When black athletes can't win: Attacks on Cam Newton are consistent with how the white establishment has always treated African-American stars

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tags: racism, sports



Zimmerman teaches education and history at New York University. He is the author of "Too Hot to Handle: A Global History of Sex Education."

Super Bowl Sunday was a fun evening for the many Americans who don't like Cam Newton. The Carolina Panthers' quarterback failed to fall on a crucial fumble and sulked through a press conference after the Panthers' loss, confirming what Newton's critics call his poor "attitude."

But what people — mostly white people — don't like about Newton is his style. Newton wears his emotions on his sleeve, his shoulder pads and everywhere else. His touchdown dances, his loud clothing and (except for Sunday's press conference) his loud mouth make him different from what white fans think many sports stars should be.

And yes, that selective disapproval — there are plenty of loud, brash white players who never get criticized on these grounds — has a lot to do with race. If you think otherwise, I've got two words for you: Willie Mays.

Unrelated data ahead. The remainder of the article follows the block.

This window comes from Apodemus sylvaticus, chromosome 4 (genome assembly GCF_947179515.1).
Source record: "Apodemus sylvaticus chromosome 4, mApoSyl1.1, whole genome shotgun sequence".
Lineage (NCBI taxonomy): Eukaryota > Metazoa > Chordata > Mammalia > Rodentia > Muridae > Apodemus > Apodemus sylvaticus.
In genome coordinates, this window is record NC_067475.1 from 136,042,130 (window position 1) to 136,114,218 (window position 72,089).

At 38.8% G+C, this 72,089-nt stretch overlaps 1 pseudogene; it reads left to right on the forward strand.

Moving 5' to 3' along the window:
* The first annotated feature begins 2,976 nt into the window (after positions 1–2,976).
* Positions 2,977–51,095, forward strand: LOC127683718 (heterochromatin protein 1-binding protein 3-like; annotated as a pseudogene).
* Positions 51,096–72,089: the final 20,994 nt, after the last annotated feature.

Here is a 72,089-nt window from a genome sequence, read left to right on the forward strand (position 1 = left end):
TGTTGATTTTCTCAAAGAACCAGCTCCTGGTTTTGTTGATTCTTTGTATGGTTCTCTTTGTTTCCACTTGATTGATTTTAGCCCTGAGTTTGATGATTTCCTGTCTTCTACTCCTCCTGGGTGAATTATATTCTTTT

Mays has become an icon of baseball, the first black superstar of the sport. So it's easy to forget that many white fans loathed him for his bold moves on the base baths, his signature "basket catches" in the outfield, and the way his cap always seemed to fly off his head as he ran. Mays was derided as a "hot dog" and a "showboat," who lacked the supposed stoic decorum of a proper ballplayer.

Or consider Muhammad Ali, another sports deity who was despised earlier in his career. It wasn't just Ali's conversion to Islam or his opposition to the Vietnam War that rubbed millions of white people the wrong way. It was the exuberant, hyper-active style he exhibited in the ring. Float like a butterfly, sting like a bee? Aren't boxers supposed to just stand there and punch away?




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